July 2023

A Reflection on Past Reflections

It has been over two years since the December 2020 blog. We continued finding ways of surviving through the pandemic and political upheaval. This may be an appropriate time to reflect on a short passage from that last blog which was aptly named “A Time for Reflection”:

Blurred vision
In 2019 one expected the year 2020 to live up to the phrase alluding to clarity of sight. Alas a virus of another sort got in our eyes and clouded our vision. A virus that distorted our view of reality. The poison that emanated from the minds of those who chose to divide us for their own political and ideological gains, turned citizens against each other in a manner that has prolonged social and economic discord.

In spite of the dark storm clouds that have passed over us, we seem to be in a better place with an economy that flies in the face of the experts who expected us to be in a recession by now, with an inflation rate out of control. Yes, we still have challenges such as the continuing war in Ukraine, worldwide violence which many consider to be the aftermath of the pandemic and of course, global climate change. And last but not least, artificial intelligence (AI).
AI is a fairly new challenge, a two-edged sword that comes with promises of enhanced productivity along with the dire consequences of misinformation on steroids. We will see how this phenomenon unfolds over the next two years.

Note:  This blog tries to respect the reader’s time. We are inundated with material now-a-days from web pages, emails, magazines, etc. Each source, all too often repetitious, robs us of some of our time.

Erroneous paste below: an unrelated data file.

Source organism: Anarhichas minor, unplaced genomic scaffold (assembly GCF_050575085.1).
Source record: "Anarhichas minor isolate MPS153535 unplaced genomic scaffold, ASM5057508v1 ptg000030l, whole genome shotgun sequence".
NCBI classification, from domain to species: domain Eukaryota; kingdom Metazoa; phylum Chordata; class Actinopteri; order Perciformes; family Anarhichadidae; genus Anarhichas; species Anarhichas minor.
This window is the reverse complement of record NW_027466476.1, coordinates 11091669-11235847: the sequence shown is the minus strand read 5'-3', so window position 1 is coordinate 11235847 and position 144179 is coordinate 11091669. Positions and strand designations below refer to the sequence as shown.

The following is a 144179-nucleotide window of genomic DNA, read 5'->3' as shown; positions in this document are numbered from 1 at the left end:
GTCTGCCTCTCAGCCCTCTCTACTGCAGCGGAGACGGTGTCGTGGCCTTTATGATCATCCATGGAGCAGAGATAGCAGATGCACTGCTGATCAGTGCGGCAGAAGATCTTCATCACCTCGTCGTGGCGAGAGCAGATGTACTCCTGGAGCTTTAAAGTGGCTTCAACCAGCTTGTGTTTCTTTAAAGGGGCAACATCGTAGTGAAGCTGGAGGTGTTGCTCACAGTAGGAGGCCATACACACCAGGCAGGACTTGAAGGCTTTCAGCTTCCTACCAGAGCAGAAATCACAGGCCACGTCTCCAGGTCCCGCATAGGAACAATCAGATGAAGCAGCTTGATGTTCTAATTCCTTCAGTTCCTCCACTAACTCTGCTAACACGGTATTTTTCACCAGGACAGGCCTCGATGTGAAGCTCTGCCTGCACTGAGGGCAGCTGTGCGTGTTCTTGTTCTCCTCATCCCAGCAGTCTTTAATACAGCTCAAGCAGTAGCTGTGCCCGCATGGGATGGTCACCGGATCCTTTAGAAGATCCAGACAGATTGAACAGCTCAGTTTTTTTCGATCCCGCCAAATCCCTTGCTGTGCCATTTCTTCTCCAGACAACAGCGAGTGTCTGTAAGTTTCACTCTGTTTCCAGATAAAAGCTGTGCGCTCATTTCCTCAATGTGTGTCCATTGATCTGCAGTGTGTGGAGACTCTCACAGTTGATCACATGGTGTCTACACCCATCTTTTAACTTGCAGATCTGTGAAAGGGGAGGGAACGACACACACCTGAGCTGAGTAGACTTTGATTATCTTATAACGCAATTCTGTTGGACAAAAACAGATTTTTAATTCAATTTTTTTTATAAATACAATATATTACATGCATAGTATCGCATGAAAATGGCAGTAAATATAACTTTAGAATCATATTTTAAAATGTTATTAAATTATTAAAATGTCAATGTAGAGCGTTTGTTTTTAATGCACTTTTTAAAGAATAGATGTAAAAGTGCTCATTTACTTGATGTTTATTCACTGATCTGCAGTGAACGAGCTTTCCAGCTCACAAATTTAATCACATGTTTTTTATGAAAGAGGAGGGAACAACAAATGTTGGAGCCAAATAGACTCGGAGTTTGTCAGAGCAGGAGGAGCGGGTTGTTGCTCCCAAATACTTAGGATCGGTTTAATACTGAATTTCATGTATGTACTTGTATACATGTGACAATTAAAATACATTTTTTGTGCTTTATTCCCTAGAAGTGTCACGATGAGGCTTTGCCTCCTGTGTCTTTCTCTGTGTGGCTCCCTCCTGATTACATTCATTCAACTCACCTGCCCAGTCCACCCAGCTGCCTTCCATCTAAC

Practices All Investment Managers Should Follow


When Olympic gold medalist Usain Bolt’s investment account mysteriously diminished by about $13 million dollars, his investment advisors appeared to be as surprised as others not involved in the administration of his account. How can that be? Who is minding the store?

An investment advisor has a fiduciary responsibility to secure suitable investment instruments, monitor, protect and hopefully increase the value of a client’s assets. Let us assume in this case that the account holder was informed of the kinds investments that would be utilized and that the client was in agreement with the choice of assets.  The investor does not have to be aware of the details of a portfolio at all times, but the account holder should nonetheless be apprised on a regular basis about what exactly, is going on in the portfolio. A year should not pass without some communication between investor and advisor.

Advisors should avoid direct control over cash transactions and instead use financially strong third-parties as custodians. This frees advisors to direct their efforts at managing assets that clients have given them the power of attorney to administer. In addition to managing client assets, advisors should monitor custodians who should publish financial statements at least annually. And every transaction in your portfolio should trigger communication to you, alerting you to the details. This notice should not be coming from an account representative or some such role, but should be generated from an entirely different department responsible for client communication. This notice should be directed to the client and a copy to the advisor. If your advisor and the custodian being used by that advisor do not follow these practices, look elsewhere.

Advisors should refrain from making promises or guarantees of performance, since we mere mortals do not have crystal balls. Advisors should also report to investors at least annually to set goals and to review past performance. Hopefully this article will encourage you to be a more proactive investor and not leave everything up your advisor. You may find out too late that your trust was  misplaced.